Weehawken High School recently received a $1,000 boost for this year’s Project Graduation, courtesy of the Rebeka Verea Foundation, a non-profit organization based in West New York.
Project Graduation is an annual school-sponsored party that keeps high school students from attending private parties after graduation at which they might drink and drive. Instead, they are kept in one place that is alcohol free.
The dangers of young people driving without enough experience on the road, even if they have not been drinking, can be devastating – as the Verea Foundation knows well.
Lourdes Verea and her husband Dr. Jorge Verea founded the organization five years ago after their daughter Rebeka, who had just graduated from high school in Bergen County, was a passenger in a car that ended up in a fatal crash in North Bergen.
Now, they hold events to make sure the same thing doesn’t happen to other kids.
“It was a tough day, but it was nice. We saw a lot of beautiful things happen.” – Dr. Jorge Verea
“The money was a gift in thanks for the great support from Mayor Richard Turner and Councilwoman Rosemary Lavagnino,” said Lourdes Verea.
On June 20, near the site of the accident on West Side Avenue in North Bergen, Rebeka’s friends were joined at a memorial by dozens of students who never even met Rebeka to remember her life. They were invited because they were involved in the Rebeka Verea Foundation through their schools.
“It was a tough day,” said Jorge Verea. “But it was nice. We saw a lot of beautiful things happen.”
Lourdes Verea said that she intends to spend the next five years continuing to spread the message that kids should believe in themselves and know their life is beautiful.
Rebeka Verea’s life comes to mind for many each year around graduation time as another new class of graduates head to festivities throughout the area.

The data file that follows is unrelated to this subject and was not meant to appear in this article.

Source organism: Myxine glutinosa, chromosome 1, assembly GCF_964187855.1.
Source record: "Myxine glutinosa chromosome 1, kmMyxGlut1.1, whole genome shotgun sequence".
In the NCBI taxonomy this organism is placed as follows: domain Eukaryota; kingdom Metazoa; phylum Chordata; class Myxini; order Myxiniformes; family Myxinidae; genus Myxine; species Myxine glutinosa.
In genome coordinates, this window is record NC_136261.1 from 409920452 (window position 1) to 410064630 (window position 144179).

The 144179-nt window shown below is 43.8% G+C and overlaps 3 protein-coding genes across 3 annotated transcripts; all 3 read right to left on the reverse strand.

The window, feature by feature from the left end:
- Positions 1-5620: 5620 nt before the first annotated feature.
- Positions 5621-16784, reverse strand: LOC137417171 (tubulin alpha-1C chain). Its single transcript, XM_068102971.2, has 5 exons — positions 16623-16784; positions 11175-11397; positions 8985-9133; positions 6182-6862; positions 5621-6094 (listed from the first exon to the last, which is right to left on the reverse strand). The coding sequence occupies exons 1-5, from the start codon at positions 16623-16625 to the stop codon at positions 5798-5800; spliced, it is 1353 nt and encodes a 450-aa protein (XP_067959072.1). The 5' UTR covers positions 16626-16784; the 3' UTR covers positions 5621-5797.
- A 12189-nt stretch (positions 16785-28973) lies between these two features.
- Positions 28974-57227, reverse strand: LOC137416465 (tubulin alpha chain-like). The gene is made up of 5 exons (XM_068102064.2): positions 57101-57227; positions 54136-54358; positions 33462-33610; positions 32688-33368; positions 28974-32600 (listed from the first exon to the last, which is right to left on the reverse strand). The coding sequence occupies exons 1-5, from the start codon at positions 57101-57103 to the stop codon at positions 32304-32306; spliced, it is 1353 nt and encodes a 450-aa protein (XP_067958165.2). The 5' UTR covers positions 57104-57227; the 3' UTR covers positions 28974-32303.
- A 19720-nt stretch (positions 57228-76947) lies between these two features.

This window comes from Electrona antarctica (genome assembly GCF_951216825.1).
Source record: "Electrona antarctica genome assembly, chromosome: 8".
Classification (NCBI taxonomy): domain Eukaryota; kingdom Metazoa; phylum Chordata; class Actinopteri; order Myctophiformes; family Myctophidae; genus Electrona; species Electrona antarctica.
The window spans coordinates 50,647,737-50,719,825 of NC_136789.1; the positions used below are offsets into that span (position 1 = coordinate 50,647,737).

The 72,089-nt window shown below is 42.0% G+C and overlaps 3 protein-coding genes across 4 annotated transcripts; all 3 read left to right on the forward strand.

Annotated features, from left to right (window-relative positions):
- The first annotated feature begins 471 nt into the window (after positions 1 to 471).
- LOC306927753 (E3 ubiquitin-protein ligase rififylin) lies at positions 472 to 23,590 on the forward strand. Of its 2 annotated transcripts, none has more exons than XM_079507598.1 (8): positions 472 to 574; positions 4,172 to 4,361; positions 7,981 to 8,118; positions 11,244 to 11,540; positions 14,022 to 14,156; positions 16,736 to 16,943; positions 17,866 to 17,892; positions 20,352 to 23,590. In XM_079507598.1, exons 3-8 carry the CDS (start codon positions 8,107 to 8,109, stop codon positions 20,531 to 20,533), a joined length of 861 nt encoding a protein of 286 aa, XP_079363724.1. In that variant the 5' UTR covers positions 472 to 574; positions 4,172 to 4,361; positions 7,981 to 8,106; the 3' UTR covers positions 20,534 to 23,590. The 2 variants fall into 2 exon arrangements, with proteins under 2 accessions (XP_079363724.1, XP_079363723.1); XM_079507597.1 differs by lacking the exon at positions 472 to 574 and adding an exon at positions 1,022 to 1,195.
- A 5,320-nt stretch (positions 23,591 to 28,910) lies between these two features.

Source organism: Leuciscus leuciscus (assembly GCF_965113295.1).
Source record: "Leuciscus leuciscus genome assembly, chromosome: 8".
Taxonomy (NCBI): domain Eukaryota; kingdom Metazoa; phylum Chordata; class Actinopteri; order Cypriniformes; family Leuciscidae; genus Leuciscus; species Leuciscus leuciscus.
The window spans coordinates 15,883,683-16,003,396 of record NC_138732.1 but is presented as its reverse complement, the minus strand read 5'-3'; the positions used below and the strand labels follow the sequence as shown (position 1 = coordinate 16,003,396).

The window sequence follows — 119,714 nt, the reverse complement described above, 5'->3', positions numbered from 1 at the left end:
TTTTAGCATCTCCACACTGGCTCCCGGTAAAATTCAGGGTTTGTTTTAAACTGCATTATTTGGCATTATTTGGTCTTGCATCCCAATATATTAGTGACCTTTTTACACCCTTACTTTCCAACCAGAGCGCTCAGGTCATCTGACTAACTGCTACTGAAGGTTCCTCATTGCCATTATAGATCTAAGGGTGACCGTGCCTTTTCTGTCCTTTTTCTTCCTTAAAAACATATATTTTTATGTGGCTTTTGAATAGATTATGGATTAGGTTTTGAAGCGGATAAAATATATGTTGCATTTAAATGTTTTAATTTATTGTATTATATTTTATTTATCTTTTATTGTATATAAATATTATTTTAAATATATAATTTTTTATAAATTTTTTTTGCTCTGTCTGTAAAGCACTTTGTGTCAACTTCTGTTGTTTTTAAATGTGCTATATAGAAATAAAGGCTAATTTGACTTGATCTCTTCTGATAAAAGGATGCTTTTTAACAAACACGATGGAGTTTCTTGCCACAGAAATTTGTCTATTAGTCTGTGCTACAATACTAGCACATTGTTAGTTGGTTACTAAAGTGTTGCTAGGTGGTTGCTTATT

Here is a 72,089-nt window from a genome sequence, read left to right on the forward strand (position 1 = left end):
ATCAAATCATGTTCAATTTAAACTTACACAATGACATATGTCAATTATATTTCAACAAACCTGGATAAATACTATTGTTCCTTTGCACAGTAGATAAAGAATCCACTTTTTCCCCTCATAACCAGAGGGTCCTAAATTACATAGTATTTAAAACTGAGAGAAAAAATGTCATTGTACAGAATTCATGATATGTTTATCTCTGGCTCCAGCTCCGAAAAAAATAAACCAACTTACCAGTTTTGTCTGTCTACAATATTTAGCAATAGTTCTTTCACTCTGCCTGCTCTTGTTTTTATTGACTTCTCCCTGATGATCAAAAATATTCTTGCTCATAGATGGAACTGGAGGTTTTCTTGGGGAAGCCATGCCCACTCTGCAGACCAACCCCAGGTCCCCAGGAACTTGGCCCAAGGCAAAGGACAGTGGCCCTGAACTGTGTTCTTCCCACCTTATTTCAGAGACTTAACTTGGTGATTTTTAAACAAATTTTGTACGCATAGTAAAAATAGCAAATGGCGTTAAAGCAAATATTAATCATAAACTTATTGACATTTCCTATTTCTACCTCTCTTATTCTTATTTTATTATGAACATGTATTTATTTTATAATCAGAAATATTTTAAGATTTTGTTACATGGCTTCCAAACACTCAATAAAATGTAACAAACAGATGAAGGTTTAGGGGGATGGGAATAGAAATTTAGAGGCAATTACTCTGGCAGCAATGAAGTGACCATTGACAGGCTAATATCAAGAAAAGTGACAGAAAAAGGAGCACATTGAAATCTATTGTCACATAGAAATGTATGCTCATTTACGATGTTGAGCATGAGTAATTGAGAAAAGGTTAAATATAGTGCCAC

On June 20, 2005, just hours after celebrating her own high school graduation from Cliffside Park High School, Verea was riding in the passenger seat of a Mercedes Benz with her friend Alexis Torres, 19, of North Bergen at the wheel.
The two were returning from a graduation party – and possibly exceeding the speed limit, according to police – when at 74th Street and West Side Avenue, the car collided with a tractor-trailer. The accident severed the car’s roof.
Torres, who was not wearing his seat belt, was flung from the car and treated for an assortment of injuries. Verea, who was wearing her seat belt, was killed instantly.
Torres was ultimately acquitted of all charges against him. This past January, his attempt to sue several North Bergen officials for false imprisonment and malicious prosecution was dismissed.
Awareness grows through a myriad of events
The Vereas started the Rebeka Verea Foundation, headquartered in West New York, the year that their daughter died.
Since then, the foundation has spread quickly to other communities, including a chapter at Memorial High School and one at a university in Guadalajara, Mexico.
Their annual gala, held on March 20, raised $35,000 for the foundation – which was then doubled by United Way. Mrs. Verea said every penny is directly cycled back into educational programs for the youth or donated to schools to help support their Project Graduation programs.
On April 29, over 600 kids from various schools attended this year’s safe driving symposium for teens sponsored by the foundation at the Palisadium in Cliffside Park.
Speakers on hand included police officers who spoke about safe driving practices and doctors who detailed what happens to the body during an accident.
Although Weehawken High School has not yet participated in the annual forum, the Vereas said that the school may join the other participating high schools next year.
Mrs. Verea hopes that because of the small size of Weehawken High School, their message could spread quickly and reach younger students early on.
On May 16, the foundation held the first of what will be an annual fashion show to raise a little bit of money, but more importantly, to continue raising awareness.
Verea said the event, held on Mothers’ Day and attended by approximately 200 people, was meant to be “an incentive to each mother.”
And on May 28, the NJN Hispanic Youth Showcase 2010 and subsequent television broadcast were dedicated with the theme “Say Yes to Life” to honor the Rebeka Verea Foundation and other organizations for their efforts to save teen lives on the road.
For more information, please visit www.rebekavereafoundation.org or call (201) 758-9600.
Lana Rose Diaz can be reached at email@example.com.